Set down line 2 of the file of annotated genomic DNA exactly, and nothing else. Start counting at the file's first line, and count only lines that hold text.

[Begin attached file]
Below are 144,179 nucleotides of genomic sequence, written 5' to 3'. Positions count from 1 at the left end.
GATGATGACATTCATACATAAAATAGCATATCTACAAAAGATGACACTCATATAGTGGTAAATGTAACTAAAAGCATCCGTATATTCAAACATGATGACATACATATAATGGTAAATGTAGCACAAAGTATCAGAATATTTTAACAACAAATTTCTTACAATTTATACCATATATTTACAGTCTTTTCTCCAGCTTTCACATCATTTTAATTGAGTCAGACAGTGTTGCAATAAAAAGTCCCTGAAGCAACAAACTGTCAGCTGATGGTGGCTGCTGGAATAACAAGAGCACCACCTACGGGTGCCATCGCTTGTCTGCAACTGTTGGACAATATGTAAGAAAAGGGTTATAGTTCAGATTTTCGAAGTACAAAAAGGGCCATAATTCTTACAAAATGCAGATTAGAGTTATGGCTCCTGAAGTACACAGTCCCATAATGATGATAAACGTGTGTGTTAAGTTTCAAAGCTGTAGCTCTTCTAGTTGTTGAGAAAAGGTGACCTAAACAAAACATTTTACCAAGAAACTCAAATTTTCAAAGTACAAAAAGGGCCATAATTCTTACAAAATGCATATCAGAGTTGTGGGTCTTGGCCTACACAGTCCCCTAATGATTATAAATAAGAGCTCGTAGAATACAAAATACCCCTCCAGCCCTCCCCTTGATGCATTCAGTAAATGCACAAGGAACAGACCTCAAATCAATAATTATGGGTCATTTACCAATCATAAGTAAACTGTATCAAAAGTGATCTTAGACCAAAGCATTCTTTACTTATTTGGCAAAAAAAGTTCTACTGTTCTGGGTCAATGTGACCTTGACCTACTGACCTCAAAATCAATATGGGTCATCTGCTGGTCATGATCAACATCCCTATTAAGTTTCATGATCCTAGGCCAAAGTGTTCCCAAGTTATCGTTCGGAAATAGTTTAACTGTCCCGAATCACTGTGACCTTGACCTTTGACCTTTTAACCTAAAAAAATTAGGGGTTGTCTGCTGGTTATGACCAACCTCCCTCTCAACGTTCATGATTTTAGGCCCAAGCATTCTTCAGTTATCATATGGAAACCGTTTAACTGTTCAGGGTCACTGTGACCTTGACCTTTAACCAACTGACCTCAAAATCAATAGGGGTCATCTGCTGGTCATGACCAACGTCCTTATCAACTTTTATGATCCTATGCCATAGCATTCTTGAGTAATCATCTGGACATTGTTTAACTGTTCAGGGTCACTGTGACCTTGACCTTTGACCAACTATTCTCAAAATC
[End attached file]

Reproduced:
GATGATGACATTCATACATAAAATAGCATATCTACAAAAGATGACACTCATATAGTGGTAAATGTAACTAAAAGCATCCGTATATTCAAACATGATGACATACATATAATGGTAAATGTAGCACAAAGTATCAGAATATTTTAACAACAAATTTCTTACAATTTATACCATATATTTACAGTCTTTTCTCCAGCTTTCACATCATTTTAATTGAGTCAGACAGTGTTGCAATAAAAAGTCCCTGAAGCAACAAACTGTCAGCTGATGGTGGCTGCTGGAATAACAAGAGCACCACCTACGGGTGCCATCGCTTGTCTGCAACTGTTGGACAATATGTAAGAAAAGGGTTATAGTTCAGATTTTCGAAGTACAAAAAGGGCCATAATTCTTACAAAATGCAGATTAGAGTTATGGCTCCTGAAGTACACAGTCCCATAATGATGATAAACGTGTGTGTTAAGTTTCAAAGCTGTAGCTCTTCTAGTTGTTGAGAAAAGGTGACCTAAACAAAACATTTTACCAAGAAACTCAAATTTTCAAAGTACAAAAAGGGCCATAATTCTTACAAAATGCATATCAGAGTTGTGGGTCTTGGCCTACACAGTCCCCTAATGATTATAAATAAGAGCTCGTAGAATACAAAATACCCCTCCAGCCCTCCCCTTGATGCATTCAGTAAATGCACAAGGAACAGACCTCAAATCAATAATTATGGGTCATTTACCAATCATAAGTAAACTGTATCAAAAGTGATCTTAGACCAAAGCATTCTTTACTTATTTGGCAAAAAAAGTTCTACTGTTCTGGGTCAATGTGACCTTGACCTACTGACCTCAAAATCAATATGGGTCATCTGCTGGTCATGATCAACATCCCTATTAAGTTTCATGATCCTAGGCCAAAGTGTTCCCAAGTTATCGTTCGGAAATAGTTTAACTGTCCCGAATCACTGTGACCTTGACCTTTGACCTTTTAACCTAAAAAAATTAGGGGTTGTCTGCTGGTTATGACCAACCTCCCTCTCAACGTTCATGATTTTAGGCCCAAGCATTCTTCAGTTATCATATGGAAACCGTTTAACTGTTCAGGGTCACTGTGACCTTGACCTTTAACCAACTGACCTCAAAATCAATAGGGGTCATCTGCTGGTCATGACCAACGTCCTTATCAACTTTTATGATCCTATGCCATAGCATTCTTGAGTAATCATCTGGACATTGTTTAACTGTTCAGGGTCACTGTGACCTTGACCTTTGACCAACTATTCTCAAAATC